This technique places the malicious code (aka “shell code”) into a stack or heap buffer and then uses a software bug to overwrite a function’s return address or a function pointer to point to the malicious code. As soon as the function returns, or the overwritten function pointer is used, the shell code is executed. Since the widespread introduction of Data Execution Prevention (DEP), which prevents the CPU from executing instructions on the stack and heap by marking it as non-executable (NX), this technique requires the attacker to first change the memory protection on the injected shell code to remove the NX protection. Therefore, it requires at least one more exploit technique to modify the memory protection. This has led to code-reuse attacks, which execute small pieces of code from the program itself or its libraries. The most well-known variant of these attack methods is return-oriented programming, or ROP.
Return-oriented Programming (ROP)
This technique bypasses DEP by getting rid of shellcodes entirely and reusing existing code from the executable or loaded DLLs. Instead of placing the malicious code directly into memory, a stack buffer is filled with the addresses of ROP “gadgets” — small pieces of code that consist of a few instructions followed by a return instruction. The attacker then abuses a software bug to overwrite a function’s return address to point to the first ROP gadget, which consists of instructions to adjust the stack pointer so that it points to the buffer containing the addresses of the following ROP gadgets, which can be on the stack or on the heap. Each gadget will execute a few instructions and then “return” to the next gadget address on the stack. By chaining appropriate ROP gadgets, an attacker can craft a chain of instructions that lead to the desired operation like bypassing DEP, loading a DLL or starting a new process. If the ROP chain is carefully crafted, it can even clean up the traces of the stack manipulation — like pivoting the stack pointer to a heap address — before executing the final operation, so that it becomes difficult to detect by just analyzing the call stack.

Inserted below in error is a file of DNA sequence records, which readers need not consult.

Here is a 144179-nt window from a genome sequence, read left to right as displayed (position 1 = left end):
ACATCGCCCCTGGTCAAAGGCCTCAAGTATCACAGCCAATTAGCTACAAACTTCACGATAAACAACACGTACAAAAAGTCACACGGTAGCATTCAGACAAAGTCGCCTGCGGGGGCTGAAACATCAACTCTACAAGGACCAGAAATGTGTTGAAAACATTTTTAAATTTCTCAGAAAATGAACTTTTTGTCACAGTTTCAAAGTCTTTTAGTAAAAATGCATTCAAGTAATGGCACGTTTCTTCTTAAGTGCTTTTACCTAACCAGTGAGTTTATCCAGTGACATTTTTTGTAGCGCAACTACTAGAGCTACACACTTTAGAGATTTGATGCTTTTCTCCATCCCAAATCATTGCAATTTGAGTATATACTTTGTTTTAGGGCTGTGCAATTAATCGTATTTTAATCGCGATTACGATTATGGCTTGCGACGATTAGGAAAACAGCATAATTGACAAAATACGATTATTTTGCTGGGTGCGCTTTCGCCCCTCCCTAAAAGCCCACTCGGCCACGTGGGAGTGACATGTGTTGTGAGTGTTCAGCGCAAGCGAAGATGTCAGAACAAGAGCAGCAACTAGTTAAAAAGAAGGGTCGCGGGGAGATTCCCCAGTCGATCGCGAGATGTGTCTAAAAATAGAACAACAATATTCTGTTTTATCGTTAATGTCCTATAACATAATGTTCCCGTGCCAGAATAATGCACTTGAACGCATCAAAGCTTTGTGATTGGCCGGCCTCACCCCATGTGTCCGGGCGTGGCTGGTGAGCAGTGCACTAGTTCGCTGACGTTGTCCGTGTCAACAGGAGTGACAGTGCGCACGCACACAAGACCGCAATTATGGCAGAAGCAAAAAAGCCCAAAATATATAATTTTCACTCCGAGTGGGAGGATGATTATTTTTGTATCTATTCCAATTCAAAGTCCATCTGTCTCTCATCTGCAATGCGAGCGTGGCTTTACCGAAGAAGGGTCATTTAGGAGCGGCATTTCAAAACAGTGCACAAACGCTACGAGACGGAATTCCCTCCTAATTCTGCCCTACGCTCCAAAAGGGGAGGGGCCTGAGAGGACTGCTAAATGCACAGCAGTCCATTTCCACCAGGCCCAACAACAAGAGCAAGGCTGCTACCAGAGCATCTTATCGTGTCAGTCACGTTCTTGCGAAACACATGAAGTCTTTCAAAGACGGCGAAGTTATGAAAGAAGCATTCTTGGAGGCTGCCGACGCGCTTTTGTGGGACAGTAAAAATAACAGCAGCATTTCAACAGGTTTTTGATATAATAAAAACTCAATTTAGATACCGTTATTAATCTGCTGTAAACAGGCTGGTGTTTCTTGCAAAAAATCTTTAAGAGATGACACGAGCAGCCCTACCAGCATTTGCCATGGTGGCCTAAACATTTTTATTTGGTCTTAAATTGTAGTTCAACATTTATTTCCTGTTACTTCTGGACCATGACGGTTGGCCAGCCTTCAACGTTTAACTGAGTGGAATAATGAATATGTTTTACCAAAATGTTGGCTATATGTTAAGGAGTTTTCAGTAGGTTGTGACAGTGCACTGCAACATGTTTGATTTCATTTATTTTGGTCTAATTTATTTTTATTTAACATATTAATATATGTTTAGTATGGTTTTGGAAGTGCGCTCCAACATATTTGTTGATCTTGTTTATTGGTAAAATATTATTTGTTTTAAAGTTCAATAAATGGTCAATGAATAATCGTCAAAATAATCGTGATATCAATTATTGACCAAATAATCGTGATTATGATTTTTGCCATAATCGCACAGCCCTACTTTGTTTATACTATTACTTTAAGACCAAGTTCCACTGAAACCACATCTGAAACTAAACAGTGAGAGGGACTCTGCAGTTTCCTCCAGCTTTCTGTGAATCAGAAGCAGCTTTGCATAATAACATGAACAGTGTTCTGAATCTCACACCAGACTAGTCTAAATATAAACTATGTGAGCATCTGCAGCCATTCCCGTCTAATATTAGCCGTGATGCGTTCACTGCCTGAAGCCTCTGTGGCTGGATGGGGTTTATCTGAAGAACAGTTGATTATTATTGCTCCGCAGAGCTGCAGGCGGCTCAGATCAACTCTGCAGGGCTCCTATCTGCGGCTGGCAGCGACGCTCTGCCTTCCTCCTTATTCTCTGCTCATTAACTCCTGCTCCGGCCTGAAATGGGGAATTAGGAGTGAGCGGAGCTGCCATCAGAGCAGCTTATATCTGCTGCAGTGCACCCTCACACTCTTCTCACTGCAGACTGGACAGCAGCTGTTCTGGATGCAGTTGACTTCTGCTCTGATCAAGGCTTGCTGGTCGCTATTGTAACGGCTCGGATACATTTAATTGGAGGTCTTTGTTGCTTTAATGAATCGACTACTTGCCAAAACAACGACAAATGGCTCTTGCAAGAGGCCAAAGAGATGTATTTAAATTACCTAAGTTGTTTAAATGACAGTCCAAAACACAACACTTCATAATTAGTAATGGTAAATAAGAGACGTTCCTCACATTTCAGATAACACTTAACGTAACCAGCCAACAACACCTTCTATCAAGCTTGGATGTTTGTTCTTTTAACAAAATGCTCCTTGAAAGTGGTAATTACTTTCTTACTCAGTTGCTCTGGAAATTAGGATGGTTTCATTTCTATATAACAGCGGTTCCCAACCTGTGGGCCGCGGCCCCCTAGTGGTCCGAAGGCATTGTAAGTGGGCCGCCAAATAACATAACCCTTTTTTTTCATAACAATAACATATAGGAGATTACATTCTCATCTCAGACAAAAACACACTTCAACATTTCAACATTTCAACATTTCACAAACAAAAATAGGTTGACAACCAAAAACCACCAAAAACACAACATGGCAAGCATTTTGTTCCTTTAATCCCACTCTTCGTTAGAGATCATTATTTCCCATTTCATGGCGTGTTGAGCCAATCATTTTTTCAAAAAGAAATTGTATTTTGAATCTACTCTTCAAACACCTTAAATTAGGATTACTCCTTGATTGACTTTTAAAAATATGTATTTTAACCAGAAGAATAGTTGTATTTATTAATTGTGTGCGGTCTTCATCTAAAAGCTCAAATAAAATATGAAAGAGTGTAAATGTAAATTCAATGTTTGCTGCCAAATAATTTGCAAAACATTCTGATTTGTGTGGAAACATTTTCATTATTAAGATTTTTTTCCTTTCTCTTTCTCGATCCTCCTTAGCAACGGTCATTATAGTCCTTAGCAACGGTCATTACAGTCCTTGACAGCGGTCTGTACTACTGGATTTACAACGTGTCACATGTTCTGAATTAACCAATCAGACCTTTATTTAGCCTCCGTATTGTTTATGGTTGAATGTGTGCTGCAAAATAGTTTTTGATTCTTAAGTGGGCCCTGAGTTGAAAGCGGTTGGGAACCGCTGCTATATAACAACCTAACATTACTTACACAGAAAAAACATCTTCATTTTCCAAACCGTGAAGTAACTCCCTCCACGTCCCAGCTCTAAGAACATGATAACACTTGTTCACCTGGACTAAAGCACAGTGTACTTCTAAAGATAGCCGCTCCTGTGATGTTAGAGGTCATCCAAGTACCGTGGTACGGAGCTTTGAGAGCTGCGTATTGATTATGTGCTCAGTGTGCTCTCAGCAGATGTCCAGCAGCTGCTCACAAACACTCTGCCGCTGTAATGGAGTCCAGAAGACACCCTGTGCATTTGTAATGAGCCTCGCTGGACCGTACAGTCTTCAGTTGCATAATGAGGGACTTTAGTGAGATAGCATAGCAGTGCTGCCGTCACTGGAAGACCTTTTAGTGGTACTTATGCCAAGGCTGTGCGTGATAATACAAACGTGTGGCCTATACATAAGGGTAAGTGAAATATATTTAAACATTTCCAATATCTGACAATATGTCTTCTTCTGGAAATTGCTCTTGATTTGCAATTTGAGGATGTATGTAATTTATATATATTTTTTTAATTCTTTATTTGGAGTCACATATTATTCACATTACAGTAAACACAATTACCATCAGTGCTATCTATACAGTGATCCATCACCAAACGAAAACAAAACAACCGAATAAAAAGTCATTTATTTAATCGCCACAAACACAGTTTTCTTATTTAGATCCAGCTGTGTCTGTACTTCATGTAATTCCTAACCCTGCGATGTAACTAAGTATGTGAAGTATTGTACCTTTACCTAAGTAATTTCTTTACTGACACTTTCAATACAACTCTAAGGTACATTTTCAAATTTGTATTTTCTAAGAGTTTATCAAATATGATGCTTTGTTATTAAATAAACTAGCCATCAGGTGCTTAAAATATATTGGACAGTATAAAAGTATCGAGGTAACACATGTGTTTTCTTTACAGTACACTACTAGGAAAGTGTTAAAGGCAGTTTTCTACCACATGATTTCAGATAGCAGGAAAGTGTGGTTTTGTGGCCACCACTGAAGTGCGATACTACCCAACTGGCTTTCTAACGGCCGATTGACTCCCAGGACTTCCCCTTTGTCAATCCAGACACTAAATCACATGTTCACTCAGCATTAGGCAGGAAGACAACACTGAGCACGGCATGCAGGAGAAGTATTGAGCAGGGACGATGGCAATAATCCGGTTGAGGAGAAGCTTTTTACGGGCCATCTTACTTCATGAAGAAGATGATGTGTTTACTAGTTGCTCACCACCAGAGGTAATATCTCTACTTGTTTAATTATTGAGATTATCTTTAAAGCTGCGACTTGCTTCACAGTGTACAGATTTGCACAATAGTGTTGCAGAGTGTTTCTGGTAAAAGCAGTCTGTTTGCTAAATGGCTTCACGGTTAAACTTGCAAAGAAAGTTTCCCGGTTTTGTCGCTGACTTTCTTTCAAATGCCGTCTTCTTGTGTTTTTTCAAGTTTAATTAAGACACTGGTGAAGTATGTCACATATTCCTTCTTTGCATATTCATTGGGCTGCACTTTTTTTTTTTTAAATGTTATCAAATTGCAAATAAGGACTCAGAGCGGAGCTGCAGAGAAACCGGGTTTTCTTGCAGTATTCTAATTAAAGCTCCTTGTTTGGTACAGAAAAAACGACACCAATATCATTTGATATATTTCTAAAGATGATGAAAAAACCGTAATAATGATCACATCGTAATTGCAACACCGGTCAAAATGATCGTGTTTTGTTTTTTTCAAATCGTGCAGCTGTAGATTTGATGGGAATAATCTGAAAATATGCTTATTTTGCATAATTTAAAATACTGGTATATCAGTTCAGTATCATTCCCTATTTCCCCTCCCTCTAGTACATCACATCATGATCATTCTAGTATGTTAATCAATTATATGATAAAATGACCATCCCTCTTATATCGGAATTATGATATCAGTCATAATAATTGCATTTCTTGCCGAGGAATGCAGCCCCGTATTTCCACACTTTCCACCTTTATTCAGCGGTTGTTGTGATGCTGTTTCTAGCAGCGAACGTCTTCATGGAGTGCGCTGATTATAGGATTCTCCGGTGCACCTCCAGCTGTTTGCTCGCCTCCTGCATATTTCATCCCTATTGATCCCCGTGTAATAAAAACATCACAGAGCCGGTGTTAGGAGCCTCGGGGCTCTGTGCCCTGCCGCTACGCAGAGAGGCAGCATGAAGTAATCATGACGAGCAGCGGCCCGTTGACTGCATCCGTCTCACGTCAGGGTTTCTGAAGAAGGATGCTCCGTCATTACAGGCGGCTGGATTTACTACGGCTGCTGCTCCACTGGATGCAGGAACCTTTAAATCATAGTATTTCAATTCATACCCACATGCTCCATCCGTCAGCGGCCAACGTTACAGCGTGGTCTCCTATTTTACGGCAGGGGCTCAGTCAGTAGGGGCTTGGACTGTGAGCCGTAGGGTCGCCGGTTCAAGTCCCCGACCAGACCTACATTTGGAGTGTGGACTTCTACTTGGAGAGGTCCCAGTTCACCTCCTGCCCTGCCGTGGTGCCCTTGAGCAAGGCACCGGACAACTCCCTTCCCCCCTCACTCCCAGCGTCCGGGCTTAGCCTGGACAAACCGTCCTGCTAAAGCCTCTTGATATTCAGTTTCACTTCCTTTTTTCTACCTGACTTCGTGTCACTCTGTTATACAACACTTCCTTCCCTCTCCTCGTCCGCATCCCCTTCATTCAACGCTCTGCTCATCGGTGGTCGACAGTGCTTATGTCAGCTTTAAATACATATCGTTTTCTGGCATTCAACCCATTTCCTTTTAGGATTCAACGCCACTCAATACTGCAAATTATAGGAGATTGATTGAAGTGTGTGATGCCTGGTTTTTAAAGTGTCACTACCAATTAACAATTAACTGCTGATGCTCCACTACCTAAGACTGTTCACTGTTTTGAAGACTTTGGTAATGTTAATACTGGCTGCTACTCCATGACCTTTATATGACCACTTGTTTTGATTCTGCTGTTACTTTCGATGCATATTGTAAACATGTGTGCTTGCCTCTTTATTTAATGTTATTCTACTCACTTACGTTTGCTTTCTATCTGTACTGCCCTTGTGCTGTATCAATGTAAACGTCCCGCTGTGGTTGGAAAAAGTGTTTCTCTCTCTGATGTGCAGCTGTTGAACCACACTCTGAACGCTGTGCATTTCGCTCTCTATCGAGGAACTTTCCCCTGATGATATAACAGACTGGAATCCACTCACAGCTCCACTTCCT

For example, here’s a simple demonstration of ROP. Function Foo() calls function Bar(), pushing the return address on the stack. Function Bar() contains a vulnerability that allows an attacker to take control of the stack and overwrite the return address, placing the address of a malicious shellcode there instead. Once the function returns, the malicious return address is called and the shellcode executes:
Other Code-reuse Attacks
There are a few other techniques that attackers can use instead of or in combination with ROP:
- Call-oriented programming (COP): This technique is similar to ROP, but instead of overwriting the return address on the stack, it overwrites a function pointer. This can be useful to initialize an exploit, as it can be easier to leverage a buffer overflow to overwrite a function pointer on the stack or on the heap than to overwrite the return address on the stack without destroying the stack cookie.
- Counterfeit object-oriented programming (COOP): This technique uses a C++ object with virtual methods to redirect the flow of execution. Instead of modifying a function pointer directly, a v-table pointer in an object is overwritten.
- Jump-oriented programming (JOP): This technique uses an indirect jmp instruction in the software to redirect execution to an attacker-controlled location. Instead of chaining return addresses, JOP usually uses a table of addresses of JOP gadgets together with a so-called “dispatcher gadget”: a small piece of code that increments a register value to point to the next address in the jump table and then does an indirect jump to that address. The JOP gadget in turn executes a few instructions and then does an indirect jump back to the dispatcher gadget.
Different mechanisms exist to prevent or detect these exploits, including stack cookies, control flow integrity, call stack analysis and Intel CET. Unfortunately, many of these approaches have limitations reducing their effectiveness, as we discuss next.
A stack cookie is a value that is placed on the stack, between the local variables and the return address. The compiler will generate code that initializes the stack cookie on function entry by XORing a magic value with the current stack pointer, and subsequently checks the value before returning to the caller and crashes the process if the value doesn’t match the expected one. This mechanism is typically only added to functions that use stack buffers, which could suffer from a buffer overflow bug, preventing it from being abused to overwrite the return address.